On Writing a Novel for Adults

Monday, May 18, 2009

There are few things more gratifying than successful literary novelists. I myself can't get enough of their stories, their confessions.

It is a lovely thing, therefore, to watch Jeffrey Eugenides in conversation with Sam Tanenhaus of the New York Times—to hear what this multi-platinum author of The Virgin Suicides and Middlesex has to say about the work that he has done over the years and the city, Detroit, that has fueled his imagination.

I was intrigued, especially, by the way Eugenides has determinedly evolved his own work—moving, as he says, from a "preoccupation with language" (The Virgin Suicides) toward a focus on plotting (Middlesex) toward what he describes as an emphasis on deeper characterization and psychological portraiture—the "deepening realism" that marks his current work. I loved his overt commitment not just to changing form, but to raising the stakes.

At the moment I am deeply engaged in the early research and writing of a novel for adults. It's not as if I have not tried to write novels for adults in the past; I have written many that have failed. I wasn't ready. I needed to take the cross-wise steps that years spent writing memoir, poetry, history, fable, criticism, and young adult novels ultimately yielded. To learn to trust language, in memoir. To learn to break it apart, in poetry. To pursue the almost impossible detail through historical research. To tell a story through YA novels. To bend a story, through fable. To sustain a certain vulnerability through the blog. Having never taken a writing course (as an adult, I attended three summer workshops), I have had to teach myself to write, and the road that I've traveled has often stumped out, looped back, and confused.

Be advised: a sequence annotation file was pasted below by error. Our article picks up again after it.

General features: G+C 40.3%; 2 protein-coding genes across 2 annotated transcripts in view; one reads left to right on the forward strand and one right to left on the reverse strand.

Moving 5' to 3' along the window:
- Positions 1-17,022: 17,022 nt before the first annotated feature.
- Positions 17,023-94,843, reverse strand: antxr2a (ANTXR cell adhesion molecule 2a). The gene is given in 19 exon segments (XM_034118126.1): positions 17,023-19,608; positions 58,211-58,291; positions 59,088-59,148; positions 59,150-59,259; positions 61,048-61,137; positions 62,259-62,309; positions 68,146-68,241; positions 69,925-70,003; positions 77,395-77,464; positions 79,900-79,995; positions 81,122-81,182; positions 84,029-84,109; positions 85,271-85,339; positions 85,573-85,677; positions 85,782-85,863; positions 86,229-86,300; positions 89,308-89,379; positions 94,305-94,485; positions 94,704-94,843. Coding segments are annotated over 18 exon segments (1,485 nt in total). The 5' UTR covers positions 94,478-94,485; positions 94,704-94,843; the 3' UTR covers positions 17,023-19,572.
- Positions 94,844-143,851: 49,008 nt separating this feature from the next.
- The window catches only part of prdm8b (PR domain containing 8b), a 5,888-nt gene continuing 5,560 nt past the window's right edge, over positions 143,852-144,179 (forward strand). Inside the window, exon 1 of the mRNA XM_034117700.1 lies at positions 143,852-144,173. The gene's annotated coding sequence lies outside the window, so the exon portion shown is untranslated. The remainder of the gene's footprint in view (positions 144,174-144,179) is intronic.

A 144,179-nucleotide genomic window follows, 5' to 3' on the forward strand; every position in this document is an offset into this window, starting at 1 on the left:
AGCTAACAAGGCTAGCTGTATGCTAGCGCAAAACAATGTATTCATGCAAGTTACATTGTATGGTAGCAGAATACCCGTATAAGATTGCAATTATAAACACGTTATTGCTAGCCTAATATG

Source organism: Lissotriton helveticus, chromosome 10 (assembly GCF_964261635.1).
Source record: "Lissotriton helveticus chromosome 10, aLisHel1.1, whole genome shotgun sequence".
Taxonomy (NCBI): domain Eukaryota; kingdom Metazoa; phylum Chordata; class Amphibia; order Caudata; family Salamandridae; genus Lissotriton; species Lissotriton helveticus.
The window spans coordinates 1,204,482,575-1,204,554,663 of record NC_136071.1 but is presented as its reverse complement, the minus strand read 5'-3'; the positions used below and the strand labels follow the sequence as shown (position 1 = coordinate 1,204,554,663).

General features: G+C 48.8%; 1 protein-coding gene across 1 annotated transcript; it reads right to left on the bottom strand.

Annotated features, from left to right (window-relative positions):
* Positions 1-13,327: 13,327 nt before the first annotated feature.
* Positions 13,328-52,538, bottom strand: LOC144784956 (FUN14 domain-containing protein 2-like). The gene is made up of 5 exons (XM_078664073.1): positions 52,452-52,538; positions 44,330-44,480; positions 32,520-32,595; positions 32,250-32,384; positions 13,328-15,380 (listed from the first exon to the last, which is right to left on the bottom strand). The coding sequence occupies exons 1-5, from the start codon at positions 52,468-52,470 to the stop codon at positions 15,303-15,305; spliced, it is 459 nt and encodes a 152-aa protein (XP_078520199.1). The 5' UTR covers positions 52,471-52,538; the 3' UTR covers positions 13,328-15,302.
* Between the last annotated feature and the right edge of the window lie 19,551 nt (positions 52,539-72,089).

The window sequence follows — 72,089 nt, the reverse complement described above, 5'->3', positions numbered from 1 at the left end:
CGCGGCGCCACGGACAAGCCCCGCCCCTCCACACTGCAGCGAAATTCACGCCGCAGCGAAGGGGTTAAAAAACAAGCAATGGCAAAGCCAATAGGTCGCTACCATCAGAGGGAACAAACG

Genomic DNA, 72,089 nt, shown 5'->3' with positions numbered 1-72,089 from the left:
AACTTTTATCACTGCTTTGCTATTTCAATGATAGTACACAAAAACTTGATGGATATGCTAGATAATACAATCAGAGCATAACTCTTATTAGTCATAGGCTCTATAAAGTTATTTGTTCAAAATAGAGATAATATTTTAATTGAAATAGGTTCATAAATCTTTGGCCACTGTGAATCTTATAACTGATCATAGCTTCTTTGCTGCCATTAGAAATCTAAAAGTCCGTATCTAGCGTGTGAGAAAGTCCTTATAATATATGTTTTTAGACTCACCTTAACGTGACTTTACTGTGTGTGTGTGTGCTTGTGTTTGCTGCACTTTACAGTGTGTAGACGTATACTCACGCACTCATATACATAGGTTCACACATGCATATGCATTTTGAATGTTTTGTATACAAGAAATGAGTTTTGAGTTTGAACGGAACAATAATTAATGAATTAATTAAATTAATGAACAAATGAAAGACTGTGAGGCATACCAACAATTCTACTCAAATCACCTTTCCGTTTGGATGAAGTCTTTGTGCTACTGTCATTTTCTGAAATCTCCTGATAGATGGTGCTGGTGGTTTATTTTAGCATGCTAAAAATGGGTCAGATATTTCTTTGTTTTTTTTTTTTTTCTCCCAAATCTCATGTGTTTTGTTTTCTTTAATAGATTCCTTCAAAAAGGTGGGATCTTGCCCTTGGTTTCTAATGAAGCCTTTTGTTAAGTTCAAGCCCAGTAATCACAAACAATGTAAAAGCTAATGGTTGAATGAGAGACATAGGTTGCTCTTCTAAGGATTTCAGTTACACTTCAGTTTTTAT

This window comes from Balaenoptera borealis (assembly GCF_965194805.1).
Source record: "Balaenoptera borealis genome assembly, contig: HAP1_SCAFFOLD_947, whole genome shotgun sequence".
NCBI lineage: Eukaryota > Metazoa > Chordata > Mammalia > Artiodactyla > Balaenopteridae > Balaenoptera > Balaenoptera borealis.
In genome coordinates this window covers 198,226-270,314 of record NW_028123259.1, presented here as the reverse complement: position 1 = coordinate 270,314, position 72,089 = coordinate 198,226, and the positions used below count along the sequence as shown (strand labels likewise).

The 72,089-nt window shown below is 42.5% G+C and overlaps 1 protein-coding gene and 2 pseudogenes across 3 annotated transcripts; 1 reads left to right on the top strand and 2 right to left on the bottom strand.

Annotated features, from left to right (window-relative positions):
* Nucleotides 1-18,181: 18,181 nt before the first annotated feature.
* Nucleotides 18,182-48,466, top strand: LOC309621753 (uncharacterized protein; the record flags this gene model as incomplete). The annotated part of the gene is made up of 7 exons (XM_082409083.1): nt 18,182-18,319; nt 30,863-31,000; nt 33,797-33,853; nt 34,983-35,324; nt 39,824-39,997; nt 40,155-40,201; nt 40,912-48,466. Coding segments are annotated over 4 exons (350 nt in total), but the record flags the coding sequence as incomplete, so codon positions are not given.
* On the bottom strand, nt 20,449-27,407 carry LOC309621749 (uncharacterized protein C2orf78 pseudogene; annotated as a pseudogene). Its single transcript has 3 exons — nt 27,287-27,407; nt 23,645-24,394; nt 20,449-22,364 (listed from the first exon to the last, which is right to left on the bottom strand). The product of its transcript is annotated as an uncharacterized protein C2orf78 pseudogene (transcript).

But it has also brought me here. It has given me both foundation and framework. Tools with which to work against an idea I can't quite yet contain.


Becca said...

I watched that video interview yesterday as well, and was so intriqued by his description of the way his writing had evolved. I had never thought about how each successive project could take a writer through another step in the process of evolution. But it does make perfect sense. And I'm excited to hear about the evolution of your own writing, as you work on a novel for adults.

Naturally, I was also interested in what he had to say about Detroit - the scenes in the video were achingly familiar. But there is more Renaissance than was portrayed, if one knows where to look :)

Lilian Nattel said...

This is such an interesting post and I'm replying on the fly between writing and taking my kids to the museum. It's a holiday here but I want to come back to this later because it's such a vital topic for discussion. I haven't seen the video--I'm going to check it out--but I have heard him speak before and it was invigorating.

Sherry said...

This post exposits much of why I've felt, since "meeting" you, that you are and will continue to be an important author.
Vital: that's you, BK. Because you keep going the distance. I don't believe that "can't" is/ever was in your vocabulary.
(I'll watch the video when I get another turn at our only computer.)

LisaSam said...

Love the blog, Beth. I check it out each day for inspiration. I esp like the photos with each entry. I am sort of trying that out myself now.
Can you tell me what kind of bird that is in the photo, the one here that is black with orange? I have one just like it by my house.

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